• 1989 Died: Irving Stone (born Tannenbaum), American writer primarily known for his biographical novels of noted politicians, intellectuals and artists.
  • 1987 Died: Georg Wittig, German chemist who was awarded the 1979 Nobel Prize in Chemistry, sharing it with with Herbert Charles Brown.
  • 1980 Born: Chris Pine, American actor best known for his roles as James T. Kirk in the Star Trek reboot and Cinderella's Prince in Into the Woods.
  • 1980 Born: Macaulay Culkin, Ameircan actor who became famous as a child actor for his roles in the films Home Alone, Home Alone 2 and Richie Rich.
  • 1978 The Papal conclave of August 1978 elected Cardinal Albino Luciani as the new pope. Luciani took the pontifical name of John Paul I.
  • 1977 The National Assembly of Quebec adopted the Charter of the French Language, defining French as the official language of the province of Quebec.
  • 1974 Died: Charles Lindbergh, American aviator, inventor, explorer, author and social activist. He was the first to make a nonstop flight from New York to Paris.
  • 1966 The Namibian War of Independence began when SWAPO guerrilla forces attacked the South African Defense Force at Omugulugwombashe.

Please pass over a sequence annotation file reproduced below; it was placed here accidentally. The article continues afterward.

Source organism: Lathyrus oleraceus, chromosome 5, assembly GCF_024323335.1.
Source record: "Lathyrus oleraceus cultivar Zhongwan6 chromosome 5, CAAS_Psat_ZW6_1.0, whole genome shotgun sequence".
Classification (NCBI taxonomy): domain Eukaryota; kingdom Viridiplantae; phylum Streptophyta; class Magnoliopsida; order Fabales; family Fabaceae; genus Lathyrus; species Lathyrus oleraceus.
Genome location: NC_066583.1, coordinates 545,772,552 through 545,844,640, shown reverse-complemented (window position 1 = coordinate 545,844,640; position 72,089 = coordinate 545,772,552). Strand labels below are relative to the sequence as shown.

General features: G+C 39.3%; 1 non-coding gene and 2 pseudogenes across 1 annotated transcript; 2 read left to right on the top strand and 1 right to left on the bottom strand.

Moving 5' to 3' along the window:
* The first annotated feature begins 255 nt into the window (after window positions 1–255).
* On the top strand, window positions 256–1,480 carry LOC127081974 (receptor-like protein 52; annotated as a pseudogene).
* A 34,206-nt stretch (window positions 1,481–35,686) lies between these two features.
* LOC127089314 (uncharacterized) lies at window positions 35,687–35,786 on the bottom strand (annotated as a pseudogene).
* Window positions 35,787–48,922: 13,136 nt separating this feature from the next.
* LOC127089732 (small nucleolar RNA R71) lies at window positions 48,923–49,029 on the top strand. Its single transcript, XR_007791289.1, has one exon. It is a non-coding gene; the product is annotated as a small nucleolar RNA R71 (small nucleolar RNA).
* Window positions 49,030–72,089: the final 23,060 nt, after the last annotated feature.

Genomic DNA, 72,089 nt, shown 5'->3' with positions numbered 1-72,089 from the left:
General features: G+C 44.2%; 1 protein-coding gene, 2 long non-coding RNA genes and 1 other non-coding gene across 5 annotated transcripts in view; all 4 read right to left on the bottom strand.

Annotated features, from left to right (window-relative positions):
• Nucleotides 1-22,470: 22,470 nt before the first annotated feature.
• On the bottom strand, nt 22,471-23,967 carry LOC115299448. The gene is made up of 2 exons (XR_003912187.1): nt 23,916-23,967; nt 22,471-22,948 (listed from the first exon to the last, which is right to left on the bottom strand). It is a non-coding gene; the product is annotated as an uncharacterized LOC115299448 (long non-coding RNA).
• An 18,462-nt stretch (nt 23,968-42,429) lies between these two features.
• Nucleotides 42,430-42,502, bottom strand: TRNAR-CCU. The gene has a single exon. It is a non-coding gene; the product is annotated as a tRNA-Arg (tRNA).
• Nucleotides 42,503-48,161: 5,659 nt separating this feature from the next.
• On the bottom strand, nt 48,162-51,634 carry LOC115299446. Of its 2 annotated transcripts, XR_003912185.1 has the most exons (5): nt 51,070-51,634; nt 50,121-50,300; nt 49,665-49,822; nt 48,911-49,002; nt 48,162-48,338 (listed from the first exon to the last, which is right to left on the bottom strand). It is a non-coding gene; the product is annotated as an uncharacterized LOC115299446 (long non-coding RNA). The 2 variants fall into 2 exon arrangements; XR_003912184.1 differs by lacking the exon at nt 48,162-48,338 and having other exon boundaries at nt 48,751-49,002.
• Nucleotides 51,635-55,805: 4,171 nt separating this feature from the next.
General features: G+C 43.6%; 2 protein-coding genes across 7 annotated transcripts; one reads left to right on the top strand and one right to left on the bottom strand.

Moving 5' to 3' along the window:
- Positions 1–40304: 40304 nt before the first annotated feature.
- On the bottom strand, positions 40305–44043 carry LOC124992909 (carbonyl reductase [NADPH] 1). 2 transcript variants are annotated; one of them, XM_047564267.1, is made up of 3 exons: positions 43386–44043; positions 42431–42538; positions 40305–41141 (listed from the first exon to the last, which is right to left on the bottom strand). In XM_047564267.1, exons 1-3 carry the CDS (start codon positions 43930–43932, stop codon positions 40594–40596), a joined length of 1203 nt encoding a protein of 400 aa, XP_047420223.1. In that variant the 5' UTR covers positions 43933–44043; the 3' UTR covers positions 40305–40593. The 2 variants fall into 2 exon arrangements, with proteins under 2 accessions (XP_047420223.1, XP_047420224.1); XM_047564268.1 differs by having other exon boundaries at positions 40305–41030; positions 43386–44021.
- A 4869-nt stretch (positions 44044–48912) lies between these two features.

• 1957 Born: Dr. Alban (stage name of Alban Uzoma Nwapa), Nigerian-born Swedish musician and record producer best known for his 1992 hit It's My Life.
  • 1946 Died: Jeanie MacPherson, American actress, screenwriter and director, a founding member of the Academy of Motion Picture Arts and Sciences.
  • 1930 Died: Lon Chaney, American actor of stage and screen, director and screenwriter. He is known for his starring roles in famous silent horror films.
  • 1914 France and Great Britain captured the Herman colony of Togoland in west Africa during the West African Campaign of the First World War.
  • 1910 Born: Mother Teresa (born Anjezë Gonxhe Bojaxhiu), Roman Catholic religious sister and missionary who was awarded the 1979 Nobel Peace Prize.